When does the limitation clock start ticking in cartel damages claims?

Written on 28 Feb 2020

In a case which has important ramifications for cartel damages claims and insolvency practitioners, on 25 February the High Court handed down a judgment which could make it harder for claimants seeking to bring such actions under English law.

As previously reported, the Commercial Court recently heard a preliminary issue trial on the question of when the limitation clock starts running in cartel damages claims relating to the DRAM cartel. (DRAM is a form of memory widely used in PCs.) Foxton J found that the claims of one claimant were not time-barred but that the claims of the other two (related) claimants were time-barred.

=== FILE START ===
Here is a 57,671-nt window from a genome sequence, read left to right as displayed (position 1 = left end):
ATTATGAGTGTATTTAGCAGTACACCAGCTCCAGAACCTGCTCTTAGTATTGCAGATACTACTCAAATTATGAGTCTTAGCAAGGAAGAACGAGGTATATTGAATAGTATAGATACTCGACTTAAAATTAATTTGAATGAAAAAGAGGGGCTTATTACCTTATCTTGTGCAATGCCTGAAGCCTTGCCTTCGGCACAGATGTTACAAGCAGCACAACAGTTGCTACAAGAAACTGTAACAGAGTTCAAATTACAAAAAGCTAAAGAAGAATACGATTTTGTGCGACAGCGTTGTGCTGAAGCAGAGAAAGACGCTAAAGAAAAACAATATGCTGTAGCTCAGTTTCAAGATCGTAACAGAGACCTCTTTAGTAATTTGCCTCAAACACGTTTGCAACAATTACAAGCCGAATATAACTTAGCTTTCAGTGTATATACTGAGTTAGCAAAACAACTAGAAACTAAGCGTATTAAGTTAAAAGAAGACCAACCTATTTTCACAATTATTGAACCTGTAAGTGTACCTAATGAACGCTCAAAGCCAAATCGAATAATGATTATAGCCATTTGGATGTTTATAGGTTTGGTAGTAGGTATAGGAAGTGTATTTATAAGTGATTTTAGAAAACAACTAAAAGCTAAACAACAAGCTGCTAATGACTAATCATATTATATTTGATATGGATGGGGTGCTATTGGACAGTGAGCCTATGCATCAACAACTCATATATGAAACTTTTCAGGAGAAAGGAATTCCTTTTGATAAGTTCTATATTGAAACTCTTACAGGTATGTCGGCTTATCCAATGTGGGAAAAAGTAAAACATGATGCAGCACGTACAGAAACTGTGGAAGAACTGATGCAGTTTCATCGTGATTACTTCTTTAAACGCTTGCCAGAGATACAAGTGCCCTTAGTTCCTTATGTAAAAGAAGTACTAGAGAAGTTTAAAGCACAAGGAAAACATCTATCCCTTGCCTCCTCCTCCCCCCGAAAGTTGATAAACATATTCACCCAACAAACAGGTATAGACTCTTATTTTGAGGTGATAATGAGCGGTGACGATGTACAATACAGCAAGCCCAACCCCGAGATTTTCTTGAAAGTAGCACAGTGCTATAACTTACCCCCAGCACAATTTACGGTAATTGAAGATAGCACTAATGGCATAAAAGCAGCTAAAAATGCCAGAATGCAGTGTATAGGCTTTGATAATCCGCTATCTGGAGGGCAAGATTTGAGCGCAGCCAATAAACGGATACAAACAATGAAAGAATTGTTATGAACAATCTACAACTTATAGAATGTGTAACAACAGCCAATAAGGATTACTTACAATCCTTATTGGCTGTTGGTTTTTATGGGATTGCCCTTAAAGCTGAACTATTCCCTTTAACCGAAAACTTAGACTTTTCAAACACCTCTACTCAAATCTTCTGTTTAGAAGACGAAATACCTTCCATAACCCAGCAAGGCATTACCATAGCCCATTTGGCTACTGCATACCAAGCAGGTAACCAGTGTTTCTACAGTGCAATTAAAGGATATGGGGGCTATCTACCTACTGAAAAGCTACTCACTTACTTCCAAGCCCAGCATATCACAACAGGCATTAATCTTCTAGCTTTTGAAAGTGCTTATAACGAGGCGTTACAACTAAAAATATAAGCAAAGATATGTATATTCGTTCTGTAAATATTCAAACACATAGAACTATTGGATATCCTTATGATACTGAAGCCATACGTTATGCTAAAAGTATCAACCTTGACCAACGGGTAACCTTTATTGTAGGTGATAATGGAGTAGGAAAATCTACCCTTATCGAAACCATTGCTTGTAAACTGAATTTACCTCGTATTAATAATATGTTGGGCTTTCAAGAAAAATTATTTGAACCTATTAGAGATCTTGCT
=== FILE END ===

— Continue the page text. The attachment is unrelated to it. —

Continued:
All the claimants are now in liquidation but they went into liquidation at different times. The arguments were about:

  • what knowledge was necessary to start the limitation period running where the wrongdoing had been concealed; and
  • the extent to which a claimant should search for information available in the public domain in order to be able to plead its case.

What was the case about?

On 19 May 2010, the European Commission published a decision detailing the settlement (involving fines of over EURO 300 million) which it had reached in a cartel case involving 10 producers of DRAM memory chips used in PCs and servers. The Commission found that the producers had engaged in an unlawful cartel from 1998 to 2002 in the DRAMs market. The producers had co-ordinated the prices that they charged to major PC manufacturers (“major OEMs”).

The three claimants – all companies engaged in the assembly and sale of PCs and notebooks (“OTC”, “Granville” and “VMT) – sought damages from the cartelists in respect of the alleged price-increases from the cartel.